Skip to main content
Monterey Bay National Marine Sanctuary National Marine Sanctuaries Home Page National Oceanic and Atmospheric Administration Home Page

Research Technical Report

Origin of Volcanic Seamounts Offshore California Related to Interaction of Abandoned Spreading Centers with the Continental Margin

Davis, A.S., D.A. Clague, J.B. Paduan, B.L. Cousens, and J. Huard (December 2007)

Poster presentation at the American Geophysical Union Meeting, San Francisco, CA. December 2007.

ABSTRACT

The numerous NE-SW trending volcanic seamounts at the continental margin offshore central to Southern California owe their existence to the complex tectonics that resulted when small spreading ridge segments intersected and partly subducted beneath the continental margin during the Miocene plate reorganization. A limited number of dredged samples had indicated multiple episodes of coeval, alkalic volcanism at geographically widely separated sites (Davis et al., 2002, GSA Bull. 114, 316-333). 450 new samples were collected from 8 seamounts from 37. 5°N to 32.3°N with MBARI's ROV Tiburon. Ar-Ar ages for 50 of these samples extend the ages of volcanism from 18 Ma to 2.8 Ma. The dominant whole rock compositions are differentiated alkalic basalt, hawaiite, and mugearite, but include minor benmoreite, trachyte, and rare tholeiitic basalt. This entire range of compositions is also present in glassy margins or in volcaniclastic breccias, except for the trachyte, which had no glassy margins. Trace element abundances and ratios (e.g. REE, Zr, Nb, Ta, Th, Ba, etc.) are typical for ocean island basalt, whether the seamount is located on the Pacific plate (e.g. Pioneer, Gumdrop, Guide, Davidson, San Juan, San Marcos) or on the continental slope (Rodriguez) or within the Southern Continental Borderland (Northeast Bank). Nine samples, predominantly from Rodriguez Seamount, show a calc-alkaline trend with lower Nb, Ta, and higher Th. These samples may be erratics (Paduan et al., 2007, Marine Geology, in press). Sr, Nd, and Pb isotopic compositions plot within the Pacific N-MORB field for the northern seamounts (Pioneer, Gumdrop, Guide) but suggest progressively more radiogenic sources southward. There is considerable scatter at each site, especially with regard to 87Sr/86Sr, despite severe acid-leaching of the samples. Isotopic and trace element compositions indicate sources that are heterogeneous at a small scale. Chondrite-normalized Ce/Yb suggest smaller degree of melting and more alkalic compositions with decreasing age, although there is again considerable scatter. Chondrite-normalized La/Sm versus Zr/Nb form a continuum from the seamount lavas to depleted N-MORB and E-MORB suggesting a common origin by decompression melting of a mantle source with randomly distributed enriched heterogeneities, which are incorporated to a greater degree with decreasing degree of melting. Based on symmetric magnetic anomalies, only Davidson Seamount has been identified as straddling a fossil spreading center (Lonsdale, 1991, AAPG Mem. 47, 87-125). However, the other seamounts along the continental margin with the same NE-SW orientation and similar geochemical characteristics probably originated in a similar setting, erupting lavas along zones of weakness in the ocean floor fabric related to past seafloor spreading. Small volumes of magma can apparently rise long after spreading ceases if there is enough enriched source component to facilitate melting combined with zones of weakness in the underlying ocean crust fabric and/or extensional tectonics.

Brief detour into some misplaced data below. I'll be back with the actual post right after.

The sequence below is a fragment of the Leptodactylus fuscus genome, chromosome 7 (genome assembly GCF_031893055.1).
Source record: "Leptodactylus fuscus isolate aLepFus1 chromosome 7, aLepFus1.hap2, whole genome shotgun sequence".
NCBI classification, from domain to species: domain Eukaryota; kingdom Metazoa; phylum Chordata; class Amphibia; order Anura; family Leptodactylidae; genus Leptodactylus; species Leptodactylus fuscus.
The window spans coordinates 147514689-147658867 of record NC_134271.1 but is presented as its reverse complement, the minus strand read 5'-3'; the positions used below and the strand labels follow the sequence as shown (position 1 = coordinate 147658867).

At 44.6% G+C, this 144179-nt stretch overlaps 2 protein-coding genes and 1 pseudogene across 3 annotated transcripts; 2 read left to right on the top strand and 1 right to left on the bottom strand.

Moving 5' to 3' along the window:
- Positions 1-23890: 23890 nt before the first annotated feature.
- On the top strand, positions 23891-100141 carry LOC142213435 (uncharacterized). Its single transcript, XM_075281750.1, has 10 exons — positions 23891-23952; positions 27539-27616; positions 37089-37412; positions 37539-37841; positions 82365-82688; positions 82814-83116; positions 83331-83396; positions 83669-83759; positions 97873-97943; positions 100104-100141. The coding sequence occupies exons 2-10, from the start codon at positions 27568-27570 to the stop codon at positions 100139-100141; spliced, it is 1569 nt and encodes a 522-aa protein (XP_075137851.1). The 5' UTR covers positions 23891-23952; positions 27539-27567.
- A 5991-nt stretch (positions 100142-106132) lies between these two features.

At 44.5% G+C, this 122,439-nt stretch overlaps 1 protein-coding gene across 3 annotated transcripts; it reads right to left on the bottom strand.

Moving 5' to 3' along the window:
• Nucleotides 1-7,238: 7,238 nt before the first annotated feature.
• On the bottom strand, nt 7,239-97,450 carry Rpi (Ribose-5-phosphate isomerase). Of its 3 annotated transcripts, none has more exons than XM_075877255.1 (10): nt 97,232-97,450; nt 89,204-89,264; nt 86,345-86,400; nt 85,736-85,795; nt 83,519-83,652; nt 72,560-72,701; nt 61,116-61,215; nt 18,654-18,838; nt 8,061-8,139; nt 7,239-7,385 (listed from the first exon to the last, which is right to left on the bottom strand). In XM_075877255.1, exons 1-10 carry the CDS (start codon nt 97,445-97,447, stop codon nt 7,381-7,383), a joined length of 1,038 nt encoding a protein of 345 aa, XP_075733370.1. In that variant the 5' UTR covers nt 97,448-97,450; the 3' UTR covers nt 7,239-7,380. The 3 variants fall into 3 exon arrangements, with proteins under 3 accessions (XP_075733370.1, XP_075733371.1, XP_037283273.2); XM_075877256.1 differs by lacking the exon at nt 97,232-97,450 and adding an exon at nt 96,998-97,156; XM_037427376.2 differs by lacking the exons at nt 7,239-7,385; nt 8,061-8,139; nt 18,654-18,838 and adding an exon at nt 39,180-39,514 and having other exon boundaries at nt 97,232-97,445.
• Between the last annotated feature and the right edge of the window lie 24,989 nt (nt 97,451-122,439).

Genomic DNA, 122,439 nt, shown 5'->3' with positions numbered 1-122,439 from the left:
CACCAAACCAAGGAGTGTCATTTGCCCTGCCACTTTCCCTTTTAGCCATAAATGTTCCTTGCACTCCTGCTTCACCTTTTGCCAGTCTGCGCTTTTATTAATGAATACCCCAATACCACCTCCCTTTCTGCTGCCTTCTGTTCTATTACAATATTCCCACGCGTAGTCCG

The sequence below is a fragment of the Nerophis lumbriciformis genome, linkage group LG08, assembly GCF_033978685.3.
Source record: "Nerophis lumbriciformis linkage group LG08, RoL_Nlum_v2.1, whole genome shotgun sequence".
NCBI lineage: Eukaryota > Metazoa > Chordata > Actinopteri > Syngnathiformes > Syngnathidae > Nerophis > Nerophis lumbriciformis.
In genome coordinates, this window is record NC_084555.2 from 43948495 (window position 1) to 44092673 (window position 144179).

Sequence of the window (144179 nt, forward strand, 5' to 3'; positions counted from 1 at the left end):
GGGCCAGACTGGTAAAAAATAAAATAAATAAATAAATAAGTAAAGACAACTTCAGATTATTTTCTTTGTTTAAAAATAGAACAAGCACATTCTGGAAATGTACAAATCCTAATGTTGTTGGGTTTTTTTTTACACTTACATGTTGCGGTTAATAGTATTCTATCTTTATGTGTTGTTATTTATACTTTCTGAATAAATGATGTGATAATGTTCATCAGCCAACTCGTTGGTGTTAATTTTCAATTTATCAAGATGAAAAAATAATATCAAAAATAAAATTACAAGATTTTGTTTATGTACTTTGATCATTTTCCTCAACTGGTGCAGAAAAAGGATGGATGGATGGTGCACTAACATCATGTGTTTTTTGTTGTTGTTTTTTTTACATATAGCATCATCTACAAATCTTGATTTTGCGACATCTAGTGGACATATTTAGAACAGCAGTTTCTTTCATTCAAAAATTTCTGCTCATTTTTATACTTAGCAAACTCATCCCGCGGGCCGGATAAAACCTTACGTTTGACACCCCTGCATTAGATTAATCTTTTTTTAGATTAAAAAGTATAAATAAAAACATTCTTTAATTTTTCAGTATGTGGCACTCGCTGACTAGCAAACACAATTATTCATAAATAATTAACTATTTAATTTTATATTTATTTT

Citation:

Davis, A.S., D.A. Clague, J.B. Paduan, B.L. Cousens, and J. Huard. 2007. Origin of Volcanic Seamounts Offshore California Related to Interaction of Abandoned Spreading Centers with the Continental Margin, Eos Trans. AGU, 88(52), Fall Meet. Suppl., Abstract V21B-0606.

URL: http://montereybay.noaa.gov/research/techreports/trdavis2007b.html    Reviewed: March 04, 2014
Web Site Owner: National Ocean Service

Privacy Statement | Site Disclaimer | User Survey
National Marine Sanctuaries | National Ocean Service | National Oceanic and Atmospheric Administration | USA.gov